September has been a big month for the South and West Washtenaw Consortium, a 40-year-old career and technical education program that has been sending local students off to work in high-demand fields.
State data that shows CTE students are graduating from high school at a rate greater than 95 percent and earning on average $5,000 more than their peers.
Saline gave their vote of confidence to the program at a recent Board of Education meeting, where the board unanimously approved the extension of the existing agreement with SWWC, which was set to expire June 30, 2021.
The agreement was extended to June 30, 2026 ahead of next year's deadline, due to the retirement of SWWC Executive Director Jody Gielinski, who will be succeeded this year by Dr. Ryan Rowe.
Rowe began his teaching career in Manchester, where he taught agri-science in 1997 within the consortium's purview for seven years. He went on to earn a master's degree in educational leadership and became a building principal, before joining the LISD Tech Center for the Lenawee County Intermediate School District.
He most recently worked for the Madison School District near Adrian as superintendent for six years before taking the job at SWWC.
"I couldn't be more pleased to enter the CTE world again," Rowe said. "I earned my PhD in career and technical education at Western Michigan University, specifically looking at the career decision-making process of students that are enrolled in CTE. I'm proud and honored to be able to carry the torch and continue the proud reputation of SWWC."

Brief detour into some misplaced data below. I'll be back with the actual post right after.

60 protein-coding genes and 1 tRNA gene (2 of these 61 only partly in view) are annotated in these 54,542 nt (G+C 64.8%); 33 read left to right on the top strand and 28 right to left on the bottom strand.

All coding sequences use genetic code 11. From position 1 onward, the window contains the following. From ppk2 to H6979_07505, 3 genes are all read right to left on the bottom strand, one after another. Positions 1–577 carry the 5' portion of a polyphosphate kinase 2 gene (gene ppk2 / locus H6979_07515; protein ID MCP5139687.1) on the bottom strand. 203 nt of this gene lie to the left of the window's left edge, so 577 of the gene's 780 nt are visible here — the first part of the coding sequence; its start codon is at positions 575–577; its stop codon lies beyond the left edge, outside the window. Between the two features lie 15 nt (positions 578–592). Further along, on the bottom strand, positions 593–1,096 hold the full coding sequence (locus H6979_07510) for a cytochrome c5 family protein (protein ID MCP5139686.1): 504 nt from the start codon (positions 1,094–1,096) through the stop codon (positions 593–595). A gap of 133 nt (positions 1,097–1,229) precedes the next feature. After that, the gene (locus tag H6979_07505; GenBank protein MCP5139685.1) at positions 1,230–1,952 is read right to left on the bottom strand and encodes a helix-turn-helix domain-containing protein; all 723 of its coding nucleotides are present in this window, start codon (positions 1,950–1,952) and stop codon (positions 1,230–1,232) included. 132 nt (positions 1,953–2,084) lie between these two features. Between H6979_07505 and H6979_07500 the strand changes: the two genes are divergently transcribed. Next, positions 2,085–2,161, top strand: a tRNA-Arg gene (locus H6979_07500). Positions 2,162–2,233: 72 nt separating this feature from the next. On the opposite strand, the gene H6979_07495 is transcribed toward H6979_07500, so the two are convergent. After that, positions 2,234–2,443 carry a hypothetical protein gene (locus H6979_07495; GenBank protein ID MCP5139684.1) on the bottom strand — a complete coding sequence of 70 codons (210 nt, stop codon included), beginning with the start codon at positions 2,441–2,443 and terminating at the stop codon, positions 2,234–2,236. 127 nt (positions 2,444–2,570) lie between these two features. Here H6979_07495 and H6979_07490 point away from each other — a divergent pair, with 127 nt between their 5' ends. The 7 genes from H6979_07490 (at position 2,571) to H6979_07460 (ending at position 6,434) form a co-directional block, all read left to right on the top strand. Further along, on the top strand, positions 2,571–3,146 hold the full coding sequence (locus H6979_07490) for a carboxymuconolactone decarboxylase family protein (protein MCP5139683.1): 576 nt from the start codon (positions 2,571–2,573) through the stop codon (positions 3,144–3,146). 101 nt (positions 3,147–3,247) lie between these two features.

Gielinski spoke to the board about the success of the SWWC program. There are 747 students enrolled - a robust student population for SWWC, according to Gielinski. She also told the board the SWWC will expand from 17 to 19 programs in the next year as instructors are hired to deliver those new programs to students.
The two new programs include a robotics program being taught in Chelsea and a cyber-security program that will be taught in Dexter.
Tim Timoszyk, instructor of the SWWC auto body program accompanied Gielinski. He said the SWWC had been in good hands under Gielinski's management, and hopes the Rowe will successful follow in her footsteps leading the consortium. Timoszyk said the consortium has grown its involvement with groups like DECA, HOSA, Business Professionals of America, SkillsUSA, and FFA and that has translated into placing students into jobs, which is the ultimate goal of CTE programs.
"Eventually you have to go out and get a job," Timoszyk said. "And when you have to go out to compete, you're going to compete against all of those other kids."
SWWC has taken a number of initiatives to gets students in front of employers, according to Gielinski.
Another selling point for CTE is it helps students avoid debt associated with student loans.
"It's important to know that students who leave CTE programs leave highly employable and without student loan debt," Gielinski said. "I think that's a positive aspect of our programs."